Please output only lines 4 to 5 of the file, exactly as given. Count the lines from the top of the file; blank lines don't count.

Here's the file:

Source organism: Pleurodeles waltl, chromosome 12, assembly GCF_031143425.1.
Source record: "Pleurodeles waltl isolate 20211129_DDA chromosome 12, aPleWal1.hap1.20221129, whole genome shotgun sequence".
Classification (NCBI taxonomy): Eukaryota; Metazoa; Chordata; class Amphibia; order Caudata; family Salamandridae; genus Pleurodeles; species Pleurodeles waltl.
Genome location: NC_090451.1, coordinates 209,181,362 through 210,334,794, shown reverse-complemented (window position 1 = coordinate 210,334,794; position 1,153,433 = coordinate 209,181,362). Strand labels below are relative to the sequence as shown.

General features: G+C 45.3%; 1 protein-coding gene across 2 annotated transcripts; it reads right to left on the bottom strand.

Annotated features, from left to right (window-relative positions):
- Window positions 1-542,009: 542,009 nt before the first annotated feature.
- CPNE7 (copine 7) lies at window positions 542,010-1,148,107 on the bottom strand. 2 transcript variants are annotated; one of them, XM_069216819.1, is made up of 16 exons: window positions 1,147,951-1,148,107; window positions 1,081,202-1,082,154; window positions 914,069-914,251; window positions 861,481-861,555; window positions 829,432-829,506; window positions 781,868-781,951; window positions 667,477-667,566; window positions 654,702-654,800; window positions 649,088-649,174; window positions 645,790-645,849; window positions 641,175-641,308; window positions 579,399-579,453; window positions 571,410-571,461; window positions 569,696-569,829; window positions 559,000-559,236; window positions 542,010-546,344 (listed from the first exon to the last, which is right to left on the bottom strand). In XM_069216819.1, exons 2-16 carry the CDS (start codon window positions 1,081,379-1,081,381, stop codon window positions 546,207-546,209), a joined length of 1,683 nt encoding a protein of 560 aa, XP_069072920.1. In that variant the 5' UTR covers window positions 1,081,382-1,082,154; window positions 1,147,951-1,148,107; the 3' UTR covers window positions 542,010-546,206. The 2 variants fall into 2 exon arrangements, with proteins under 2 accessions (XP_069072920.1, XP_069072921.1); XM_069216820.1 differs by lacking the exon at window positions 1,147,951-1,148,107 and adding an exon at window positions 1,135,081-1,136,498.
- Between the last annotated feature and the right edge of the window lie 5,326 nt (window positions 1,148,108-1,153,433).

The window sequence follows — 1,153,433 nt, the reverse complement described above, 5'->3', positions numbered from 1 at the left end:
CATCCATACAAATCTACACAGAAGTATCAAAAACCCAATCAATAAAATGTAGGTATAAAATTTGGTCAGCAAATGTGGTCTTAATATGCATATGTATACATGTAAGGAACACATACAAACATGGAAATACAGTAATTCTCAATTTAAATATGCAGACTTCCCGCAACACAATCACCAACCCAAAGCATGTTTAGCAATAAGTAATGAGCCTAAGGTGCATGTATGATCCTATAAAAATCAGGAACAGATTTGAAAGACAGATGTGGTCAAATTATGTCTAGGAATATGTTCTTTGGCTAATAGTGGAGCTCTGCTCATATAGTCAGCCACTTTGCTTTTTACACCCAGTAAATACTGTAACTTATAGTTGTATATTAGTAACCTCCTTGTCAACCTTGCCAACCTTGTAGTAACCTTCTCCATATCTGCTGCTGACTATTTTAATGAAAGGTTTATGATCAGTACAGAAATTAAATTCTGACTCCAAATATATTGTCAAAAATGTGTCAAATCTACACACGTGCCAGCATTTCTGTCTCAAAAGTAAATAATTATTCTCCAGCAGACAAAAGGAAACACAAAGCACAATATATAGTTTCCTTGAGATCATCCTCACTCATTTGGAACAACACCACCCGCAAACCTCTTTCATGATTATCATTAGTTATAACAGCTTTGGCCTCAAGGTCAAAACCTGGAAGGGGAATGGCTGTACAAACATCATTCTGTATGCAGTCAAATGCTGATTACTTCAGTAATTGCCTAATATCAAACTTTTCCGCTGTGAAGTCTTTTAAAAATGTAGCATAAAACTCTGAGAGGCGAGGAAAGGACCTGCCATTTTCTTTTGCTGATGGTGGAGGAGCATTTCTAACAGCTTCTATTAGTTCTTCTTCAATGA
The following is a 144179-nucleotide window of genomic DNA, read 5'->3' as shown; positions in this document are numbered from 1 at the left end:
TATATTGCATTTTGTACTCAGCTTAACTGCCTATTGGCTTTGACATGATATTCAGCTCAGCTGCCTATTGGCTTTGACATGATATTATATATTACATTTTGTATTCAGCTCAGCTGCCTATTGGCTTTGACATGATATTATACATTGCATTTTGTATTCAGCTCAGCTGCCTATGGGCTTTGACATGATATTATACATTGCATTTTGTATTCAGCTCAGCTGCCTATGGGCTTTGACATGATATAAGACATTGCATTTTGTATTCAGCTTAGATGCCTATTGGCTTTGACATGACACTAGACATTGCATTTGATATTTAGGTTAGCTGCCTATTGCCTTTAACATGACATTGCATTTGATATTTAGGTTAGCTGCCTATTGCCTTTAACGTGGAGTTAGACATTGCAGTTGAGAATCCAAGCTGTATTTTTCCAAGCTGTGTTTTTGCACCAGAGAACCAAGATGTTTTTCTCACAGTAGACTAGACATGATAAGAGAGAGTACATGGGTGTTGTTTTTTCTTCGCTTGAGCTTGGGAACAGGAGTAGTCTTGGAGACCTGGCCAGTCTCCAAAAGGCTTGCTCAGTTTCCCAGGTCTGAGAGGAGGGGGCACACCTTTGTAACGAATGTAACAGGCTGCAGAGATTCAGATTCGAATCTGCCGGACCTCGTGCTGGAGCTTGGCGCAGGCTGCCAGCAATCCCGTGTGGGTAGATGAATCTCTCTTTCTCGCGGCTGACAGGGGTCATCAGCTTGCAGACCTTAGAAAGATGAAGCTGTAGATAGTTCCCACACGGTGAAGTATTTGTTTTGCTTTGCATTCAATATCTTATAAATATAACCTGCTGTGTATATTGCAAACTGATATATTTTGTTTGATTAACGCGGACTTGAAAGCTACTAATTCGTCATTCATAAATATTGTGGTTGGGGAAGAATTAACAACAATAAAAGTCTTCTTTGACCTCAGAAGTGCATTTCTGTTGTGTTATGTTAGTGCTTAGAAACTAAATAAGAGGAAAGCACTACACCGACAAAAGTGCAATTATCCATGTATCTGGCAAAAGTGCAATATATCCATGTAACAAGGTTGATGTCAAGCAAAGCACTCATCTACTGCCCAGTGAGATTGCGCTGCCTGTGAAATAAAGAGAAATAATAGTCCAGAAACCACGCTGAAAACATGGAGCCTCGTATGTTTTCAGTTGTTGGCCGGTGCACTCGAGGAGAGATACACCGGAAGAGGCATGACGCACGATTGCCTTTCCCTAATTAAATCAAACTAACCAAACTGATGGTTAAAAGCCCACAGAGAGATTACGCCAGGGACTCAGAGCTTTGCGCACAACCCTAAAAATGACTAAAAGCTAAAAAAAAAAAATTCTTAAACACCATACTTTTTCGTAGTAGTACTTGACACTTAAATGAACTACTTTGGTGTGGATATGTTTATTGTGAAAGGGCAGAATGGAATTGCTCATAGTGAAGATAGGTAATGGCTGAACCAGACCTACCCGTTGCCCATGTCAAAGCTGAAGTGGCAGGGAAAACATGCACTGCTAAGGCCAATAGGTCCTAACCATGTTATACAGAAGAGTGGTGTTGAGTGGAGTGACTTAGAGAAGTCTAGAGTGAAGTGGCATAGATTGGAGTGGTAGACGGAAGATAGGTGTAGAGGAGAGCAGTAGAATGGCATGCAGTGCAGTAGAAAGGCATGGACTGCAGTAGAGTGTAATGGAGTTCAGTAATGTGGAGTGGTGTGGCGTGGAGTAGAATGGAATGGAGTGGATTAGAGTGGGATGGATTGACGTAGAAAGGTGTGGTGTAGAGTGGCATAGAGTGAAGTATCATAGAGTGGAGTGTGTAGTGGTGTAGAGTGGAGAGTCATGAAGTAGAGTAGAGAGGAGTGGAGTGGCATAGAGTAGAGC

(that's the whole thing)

Genome location: NC_090451.1, coordinates 209,181,362 through 210,334,794, shown reverse-complemented (window position 1 = coordinate 210,334,794; position 1,153,433 = coordinate 209,181,362). Strand labels below are relative to the sequence as shown.

General features: G+C 45.3%; 1 protein-coding gene across 2 annotated transcripts; it reads right to left on the bottom strand.